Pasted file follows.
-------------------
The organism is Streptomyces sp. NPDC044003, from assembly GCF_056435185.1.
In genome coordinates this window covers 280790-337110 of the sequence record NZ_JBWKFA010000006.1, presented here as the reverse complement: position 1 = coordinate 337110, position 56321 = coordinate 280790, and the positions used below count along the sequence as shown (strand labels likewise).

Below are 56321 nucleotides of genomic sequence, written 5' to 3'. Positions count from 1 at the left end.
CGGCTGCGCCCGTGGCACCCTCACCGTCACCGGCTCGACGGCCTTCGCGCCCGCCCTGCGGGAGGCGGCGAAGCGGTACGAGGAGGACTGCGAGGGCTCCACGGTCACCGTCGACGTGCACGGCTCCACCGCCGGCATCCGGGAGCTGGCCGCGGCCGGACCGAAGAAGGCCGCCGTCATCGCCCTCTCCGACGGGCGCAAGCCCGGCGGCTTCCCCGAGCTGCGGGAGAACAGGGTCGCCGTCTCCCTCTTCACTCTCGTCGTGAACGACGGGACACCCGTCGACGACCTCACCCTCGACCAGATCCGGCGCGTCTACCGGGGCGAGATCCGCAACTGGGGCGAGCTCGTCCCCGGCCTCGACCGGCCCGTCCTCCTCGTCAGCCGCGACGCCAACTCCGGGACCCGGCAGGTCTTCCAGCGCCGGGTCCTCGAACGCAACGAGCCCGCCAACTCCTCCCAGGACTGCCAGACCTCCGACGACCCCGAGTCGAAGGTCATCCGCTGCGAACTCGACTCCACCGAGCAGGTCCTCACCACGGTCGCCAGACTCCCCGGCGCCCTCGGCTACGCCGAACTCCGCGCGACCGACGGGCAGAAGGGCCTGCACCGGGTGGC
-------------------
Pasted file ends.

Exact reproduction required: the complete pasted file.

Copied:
The organism is Streptomyces sp. NPDC044003, from assembly GCF_056435185.1.
In genome coordinates this window covers 280790-337110 of the sequence record NZ_JBWKFA010000006.1, presented here as the reverse complement: position 1 = coordinate 337110, position 56321 = coordinate 280790, and the positions used below count along the sequence as shown (strand labels likewise).

Below are 56321 nucleotides of genomic sequence, written 5' to 3'. Positions count from 1 at the left end.
CGGCTGCGCCCGTGGCACCCTCACCGTCACCGGCTCGACGGCCTTCGCGCCCGCCCTGCGGGAGGCGGCGAAGCGGTACGAGGAGGACTGCGAGGGCTCCACGGTCACCGTCGACGTGCACGGCTCCACCGCCGGCATCCGGGAGCTGGCCGCGGCCGGACCGAAGAAGGCCGCCGTCATCGCCCTCTCCGACGGGCGCAAGCCCGGCGGCTTCCCCGAGCTGCGGGAGAACAGGGTCGCCGTCTCCCTCTTCACTCTCGTCGTGAACGACGGGACACCCGTCGACGACCTCACCCTCGACCAGATCCGGCGCGTCTACCGGGGCGAGATCCGCAACTGGGGCGAGCTCGTCCCCGGCCTCGACCGGCCCGTCCTCCTCGTCAGCCGCGACGCCAACTCCGGGACCCGGCAGGTCTTCCAGCGCCGGGTCCTCGAACGCAACGAGCCCGCCAACTCCTCCCAGGACTGCCAGACCTCCGACGACCCCGAGTCGAAGGTCATCCGCTGCGAACTCGACTCCACCGAGCAGGTCCTCACCACGGTCGCCAGACTCCCCGGCGCCCTCGGCTACGCCGAACTCCGCGCGACCGACGGGCAGAAGGGCCTGCACCGGGTGGC